Tag Archives: Action

ALFRED EAKER VS. THE SUMMER BLOCKBUSTERS: THE MEG (2018)

Every year that 366 Weird movie readers have been sending  me to the Summer blockbusters, I’ve managed to actually see one good or at least remotely passable movie picked from the poll. Not so in 2018. All three picks, including this week’s, The Meg, scraped the barrel’s bottom.  366 readers found the summer goldmine of  blockbuster feces, but didn’t even bother to spot me for a pack of peanut butter M&Ms to alleviate their sadism in sending me to both Slender Man and The Meg in one weekend. As this may be (or not) our last Summer Blockbuster together, I’ll thank you for not sending me out with a bang, but rather feeling like barely getting through a trilogy of embarrassments. Actually, neither movie was as fun as a Wood opus. If only he were still around to inject some inspired lunacy. That’s the problem with The Meg; it neither realizes its dumbness, nor is it dumb enough. It’s not hard to imagine the boardroom scenario: “We’re going to do a shark movie. Jaws made a ton of money.”

“The last few Jaws movies were flops.”

“Yeah, so we’re going to change the name to The Meg.”

“‘The Meg’?”

“Yeah, like the Megalodon. So, see instead of it being a 25 foot great white, it’ll be a 75 foot prehistoric shark.”

“So, kind of like Jurassic Park meets Jaws?”

“Exactly. We throw in a good looking cast and we’ll make a killing.”

And it is making a killing, because as long as something is marketed right, Americans will consume anything that is fed to them. In his TV and film career, spanning 25 years,  director John Turteltaub has been consistent in never once having an original thought or producing an original work. In short, he’s a hack, and if he has anything resembling a style, it is his derivativeness.

In a recent interview with Collider, Turteltaub defends his excrement with “I didn’t set out to win any awards,” which is the paint-by-numbers auto-response for something embarrassingly bad. Although he did admit that he wanted it to be “R” rated (it might have helped) and hinted at a lot of studio interference, he also had the chutzpah to claim he didn’t pander to audiences, before then talking about the ways in which he did pander to audiences. I wouldn’t doubt studio interference, but I doubt it would have been much better had the studio left him alone to craft his masterpiece.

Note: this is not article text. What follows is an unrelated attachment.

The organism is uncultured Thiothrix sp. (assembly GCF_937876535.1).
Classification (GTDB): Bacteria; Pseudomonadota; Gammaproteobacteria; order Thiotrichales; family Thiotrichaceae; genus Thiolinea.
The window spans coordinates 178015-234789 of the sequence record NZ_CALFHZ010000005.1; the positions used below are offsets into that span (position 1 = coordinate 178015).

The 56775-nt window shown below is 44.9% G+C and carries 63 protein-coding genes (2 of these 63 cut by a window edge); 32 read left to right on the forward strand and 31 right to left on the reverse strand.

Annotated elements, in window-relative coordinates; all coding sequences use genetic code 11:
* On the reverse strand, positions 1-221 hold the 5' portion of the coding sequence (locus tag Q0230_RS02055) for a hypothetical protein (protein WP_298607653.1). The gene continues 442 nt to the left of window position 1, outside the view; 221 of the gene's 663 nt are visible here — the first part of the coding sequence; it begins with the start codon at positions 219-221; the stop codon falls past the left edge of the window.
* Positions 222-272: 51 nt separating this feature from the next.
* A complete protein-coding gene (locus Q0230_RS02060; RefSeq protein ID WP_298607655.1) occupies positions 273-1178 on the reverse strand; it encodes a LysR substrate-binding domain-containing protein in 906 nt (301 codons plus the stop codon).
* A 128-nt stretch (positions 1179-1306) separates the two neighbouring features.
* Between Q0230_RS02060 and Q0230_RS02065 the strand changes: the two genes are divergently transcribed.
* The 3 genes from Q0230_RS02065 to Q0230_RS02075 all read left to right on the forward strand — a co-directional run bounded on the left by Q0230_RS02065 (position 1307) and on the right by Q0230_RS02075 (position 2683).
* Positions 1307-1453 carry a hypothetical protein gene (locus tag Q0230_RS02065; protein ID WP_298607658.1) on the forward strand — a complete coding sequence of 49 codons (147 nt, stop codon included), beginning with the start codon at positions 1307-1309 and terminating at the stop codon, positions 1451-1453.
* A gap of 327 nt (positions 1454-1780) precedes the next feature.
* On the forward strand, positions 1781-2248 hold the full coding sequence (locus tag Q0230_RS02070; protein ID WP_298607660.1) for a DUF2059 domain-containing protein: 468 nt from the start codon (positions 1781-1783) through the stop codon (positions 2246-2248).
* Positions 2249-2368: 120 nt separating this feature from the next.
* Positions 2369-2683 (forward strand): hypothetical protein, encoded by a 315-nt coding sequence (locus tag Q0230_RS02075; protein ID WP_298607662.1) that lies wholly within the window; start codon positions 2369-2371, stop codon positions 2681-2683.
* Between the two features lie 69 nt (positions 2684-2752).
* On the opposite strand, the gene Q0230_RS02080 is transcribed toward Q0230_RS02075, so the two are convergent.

Usually, the legitimate complaint about Jaws ripoffs is that they take Stephen Spielberg’s reworking of Melville about three men, one of whom is an Ahab-like character, facing a community terror, and turn it into a slasher film focused on a shark who is a replacement for Michael Meyers. Still, with as little as Turteltaub had to work with from the screenplay (Jan and Eric Hoeber and Dean Georgaris adapting the “reportedly” superior novel by Steve Alten), it might have been smarter to focus more on the beast. Instead, he makes the movie a star vehicle for stud muffin Jason Statham as Jonas (you know; the Bible guy in the belly of the whale). While Statham is no Robert Shaw, he does have adolescent charisma that would do, if only the movie supplied him plenty of shark ass to kick.

There’s an early nod to submarine-in-peril melodramas (e.g. Gray Lady Down) that requires an expert rescuer. Of course that would be Jonas, but he has a haunted past. The portrayal of inner torment, however, is a mere sketch that can’t offer the pathos of a U.S.S Indianapolis experience or anything in the way of Old Testament lessons. Then, the movie makes a fatal mistake. It spends the next half on… nothing.  Instead of offering anything in the way of characters, there’s a lot of techno mumbo jumbo, mixed with occasionally cheesy dialogue, including about a half minute of a half-baked sermon about the immorality of hunting whales, etc.

Cliched archetypes abound; the shady billionaire financier, the joker sidekick, and a potential romance with a marine biologist (Bingbing Li) who, despite being smart-as-a-whip, needs rescued a lot by he-man Jonas.

Still from The MEG (2018)Then, there’s the shark, which is a complete CGI failure. Spielberg’s mechanical shark Bruce, for all its off-screen malfunctioning, felt threatening. That is not the case with the Meg, which looks like a souped-up version of “Jabberjaw.”  She whizzes by, and we never actually sense her there.

The late-in-the-film big set piece is a blatant ripoff of the beach scene in Jaws. For a moment, it looks like it’s either going to full-out one-up the original source, with an ocean-full of primary colored balloons and lifejackets and a poor tyke about to prove that the world is one big restaurant; either that, or U.S.S Indianapolis-meets- Godzilla. But, it’s too late in the game, and the movie chickens out of going either direction. The scene, like the film itself, evaporates.